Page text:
Weekly Update: The State of Our Unions

TAKE ACTION:
Minimum Wage Rally & Hearing Tomorrow

In a few weeks, Oregon’s lawmakers will gather in Salem for the February 2016 Legislative Session. Among the many issues on the agenda is raising Oregon’s minimum wage. Please take a few minutes today to tell your legislator why raising the wage is important to you.

Too many Oregonians are struggling to get by on low wages. An Oregonian working full-time for $9.25 an hour earns just $19,240 a year. This is not enough to afford the basics, such as housing, food, and transportation. People working full-time should be able to be self-sufficient and provide for themselves and their family.

That’s why it is so important that we stand up and speak out for a higher minimum wage. Every person, no matter what their job, deserves to be paid a wage that allows them to afford the basics. We must invest in making Oregon’s working families self-sufficient to ensure their basic needs are met.

Don’t forget to attend the rally and hearing tomorrow in Salem on the minimum wage, starting at 3:45 on the Capitol steps. Click here for all the details, including information about transportation to the event.


The State of Our Unions

On Monday, the U.S. Supreme Court heard oral arguments in Friedrichs v. California Teachers Association, an attack on public-sector unions from wealthy special interests that could harm workers’ ability to have a voice on the job. The case has generated support for workers from various quarters, from states’ attorneys to editorial writers.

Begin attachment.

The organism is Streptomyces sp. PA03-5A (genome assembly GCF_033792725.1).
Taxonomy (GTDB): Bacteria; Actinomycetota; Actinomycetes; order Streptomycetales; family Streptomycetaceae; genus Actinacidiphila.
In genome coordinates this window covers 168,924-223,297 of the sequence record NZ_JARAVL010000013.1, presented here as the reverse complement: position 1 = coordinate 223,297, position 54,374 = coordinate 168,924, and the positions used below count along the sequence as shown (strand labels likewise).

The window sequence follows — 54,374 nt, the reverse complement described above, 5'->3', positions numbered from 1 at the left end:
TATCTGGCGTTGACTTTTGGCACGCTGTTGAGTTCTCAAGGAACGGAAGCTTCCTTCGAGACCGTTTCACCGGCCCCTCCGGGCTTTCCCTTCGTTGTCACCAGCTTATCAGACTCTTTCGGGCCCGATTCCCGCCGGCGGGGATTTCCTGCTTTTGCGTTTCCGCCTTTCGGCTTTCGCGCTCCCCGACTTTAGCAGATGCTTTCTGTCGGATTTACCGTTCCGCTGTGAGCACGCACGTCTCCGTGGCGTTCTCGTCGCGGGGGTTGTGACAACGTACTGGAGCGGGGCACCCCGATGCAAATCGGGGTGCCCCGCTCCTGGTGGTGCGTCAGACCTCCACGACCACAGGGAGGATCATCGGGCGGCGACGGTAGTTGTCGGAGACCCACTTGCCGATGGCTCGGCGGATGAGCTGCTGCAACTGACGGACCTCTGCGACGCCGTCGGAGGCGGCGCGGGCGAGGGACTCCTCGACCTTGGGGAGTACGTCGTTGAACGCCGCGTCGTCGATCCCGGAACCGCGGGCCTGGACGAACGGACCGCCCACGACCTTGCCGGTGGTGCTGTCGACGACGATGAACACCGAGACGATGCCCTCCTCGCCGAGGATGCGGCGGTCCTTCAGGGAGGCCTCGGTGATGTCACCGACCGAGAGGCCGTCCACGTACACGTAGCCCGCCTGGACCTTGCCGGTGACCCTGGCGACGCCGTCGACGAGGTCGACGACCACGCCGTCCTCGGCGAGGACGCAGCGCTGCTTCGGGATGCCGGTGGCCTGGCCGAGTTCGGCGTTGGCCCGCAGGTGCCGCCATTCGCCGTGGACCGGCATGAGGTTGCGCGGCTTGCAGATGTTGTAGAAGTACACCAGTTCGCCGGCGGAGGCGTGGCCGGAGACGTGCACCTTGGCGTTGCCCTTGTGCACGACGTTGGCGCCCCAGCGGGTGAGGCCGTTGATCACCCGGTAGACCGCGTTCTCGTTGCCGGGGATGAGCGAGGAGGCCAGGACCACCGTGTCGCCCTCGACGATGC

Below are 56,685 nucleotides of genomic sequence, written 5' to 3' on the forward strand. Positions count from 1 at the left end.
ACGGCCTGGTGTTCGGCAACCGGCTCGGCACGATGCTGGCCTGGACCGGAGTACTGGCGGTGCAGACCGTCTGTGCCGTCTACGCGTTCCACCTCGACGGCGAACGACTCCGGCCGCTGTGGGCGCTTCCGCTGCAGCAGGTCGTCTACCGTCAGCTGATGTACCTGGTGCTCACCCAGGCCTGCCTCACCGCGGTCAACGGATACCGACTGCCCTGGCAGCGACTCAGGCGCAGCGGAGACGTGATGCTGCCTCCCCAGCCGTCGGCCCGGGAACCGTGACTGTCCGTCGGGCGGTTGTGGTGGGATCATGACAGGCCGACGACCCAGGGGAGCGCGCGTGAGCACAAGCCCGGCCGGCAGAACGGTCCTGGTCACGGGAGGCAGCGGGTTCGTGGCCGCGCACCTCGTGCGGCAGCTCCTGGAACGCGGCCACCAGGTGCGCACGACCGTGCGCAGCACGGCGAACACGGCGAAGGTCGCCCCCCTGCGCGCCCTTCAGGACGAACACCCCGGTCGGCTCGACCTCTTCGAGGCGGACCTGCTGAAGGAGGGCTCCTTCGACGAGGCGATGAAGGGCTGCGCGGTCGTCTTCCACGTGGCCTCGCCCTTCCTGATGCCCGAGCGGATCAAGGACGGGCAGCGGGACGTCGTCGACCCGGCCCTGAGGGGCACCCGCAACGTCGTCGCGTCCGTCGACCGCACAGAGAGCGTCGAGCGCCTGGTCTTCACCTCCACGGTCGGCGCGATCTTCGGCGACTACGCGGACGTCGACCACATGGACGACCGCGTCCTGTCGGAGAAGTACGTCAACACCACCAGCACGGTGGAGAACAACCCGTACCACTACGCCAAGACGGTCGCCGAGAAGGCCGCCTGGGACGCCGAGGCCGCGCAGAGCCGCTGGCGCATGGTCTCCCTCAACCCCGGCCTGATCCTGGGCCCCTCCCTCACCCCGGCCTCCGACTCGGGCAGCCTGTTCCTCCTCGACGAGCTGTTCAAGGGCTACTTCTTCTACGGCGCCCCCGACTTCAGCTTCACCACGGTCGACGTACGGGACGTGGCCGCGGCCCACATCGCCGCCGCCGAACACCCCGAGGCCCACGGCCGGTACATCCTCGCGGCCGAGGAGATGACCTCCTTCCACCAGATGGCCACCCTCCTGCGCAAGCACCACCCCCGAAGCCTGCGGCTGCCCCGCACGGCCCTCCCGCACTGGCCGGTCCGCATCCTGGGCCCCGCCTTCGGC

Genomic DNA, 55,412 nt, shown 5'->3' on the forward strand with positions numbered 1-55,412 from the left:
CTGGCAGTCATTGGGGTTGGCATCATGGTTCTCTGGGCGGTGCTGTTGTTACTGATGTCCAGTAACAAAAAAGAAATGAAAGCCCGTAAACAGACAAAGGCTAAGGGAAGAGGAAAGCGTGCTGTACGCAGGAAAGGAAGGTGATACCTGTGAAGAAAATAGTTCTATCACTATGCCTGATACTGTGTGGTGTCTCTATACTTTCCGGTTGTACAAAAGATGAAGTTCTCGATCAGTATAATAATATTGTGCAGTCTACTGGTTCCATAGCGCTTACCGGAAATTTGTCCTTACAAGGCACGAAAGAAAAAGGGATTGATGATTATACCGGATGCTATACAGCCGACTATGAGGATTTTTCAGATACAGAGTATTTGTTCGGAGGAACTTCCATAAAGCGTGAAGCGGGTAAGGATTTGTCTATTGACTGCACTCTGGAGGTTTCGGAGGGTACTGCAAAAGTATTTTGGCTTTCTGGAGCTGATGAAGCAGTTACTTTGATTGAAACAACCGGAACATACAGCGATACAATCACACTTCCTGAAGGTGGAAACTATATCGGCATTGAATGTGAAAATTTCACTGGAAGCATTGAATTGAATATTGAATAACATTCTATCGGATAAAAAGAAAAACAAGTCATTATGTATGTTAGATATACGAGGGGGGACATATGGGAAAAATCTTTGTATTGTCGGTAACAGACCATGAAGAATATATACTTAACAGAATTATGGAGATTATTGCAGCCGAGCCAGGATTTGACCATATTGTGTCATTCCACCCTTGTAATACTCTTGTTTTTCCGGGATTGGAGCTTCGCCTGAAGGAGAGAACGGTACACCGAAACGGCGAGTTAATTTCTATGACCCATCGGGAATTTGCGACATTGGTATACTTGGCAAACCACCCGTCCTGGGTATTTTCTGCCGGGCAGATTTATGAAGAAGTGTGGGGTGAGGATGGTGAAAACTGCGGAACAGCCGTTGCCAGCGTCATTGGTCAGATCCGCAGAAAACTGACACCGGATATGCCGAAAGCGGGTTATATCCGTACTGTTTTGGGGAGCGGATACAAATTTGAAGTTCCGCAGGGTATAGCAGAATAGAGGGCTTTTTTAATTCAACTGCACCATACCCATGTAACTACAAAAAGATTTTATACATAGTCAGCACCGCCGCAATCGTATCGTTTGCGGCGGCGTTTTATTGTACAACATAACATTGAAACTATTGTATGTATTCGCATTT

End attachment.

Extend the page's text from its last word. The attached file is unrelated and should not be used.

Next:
“We know that without a strong voice on the job, we’ll lose the ability to advocate for the safety and training our communities rely on,” said Dovard Howard, a certified control systems technician and AFSCME member. “It is only through a strong union that we have been able to win improvements in training and safety systems at my worksite.”

Howard joined a dozen other public-sector workers who spoke publicly about the need for unions to remain strong.

“I’m a conservative myself, but I certainly don’t agree with the plaintiffs in this case,” he said. “No one is required to join a union and no one is required to pay any fees that go to politics or political candidates. Everyone has a voice in a union – we’re a democracy, with many opinions. But ultimately, we agree on sticking together to make a strong union and joining together to improve our family’s lives and the services we provide our community.”

As Friedrichs moves forward, it’s crucial that we all take time to analyze the state of our unions and inform our membership of the potential impact of this case. Here’s what you can do to get involved:


State of the Union & The TPP

President Obama delivered his final State of the Union address last night, and it was a powerful one. AFL-CIO Secretary Treasurer (and Oregonian) Liz Shuler shared her perspective on the speech:

“The President’s speech provided a powerful reminder of historic accomplishments and gives working people hope for a better life. Of course, his legacy will not only be defined by the last seven years but also by the final year ahead, and the path he chooses to pave for our future. We will continue to stand with him on policies that help working families and strengthen our resolve against the corporate trade deals so his legacy leads to a fair economy and better life for everyone.”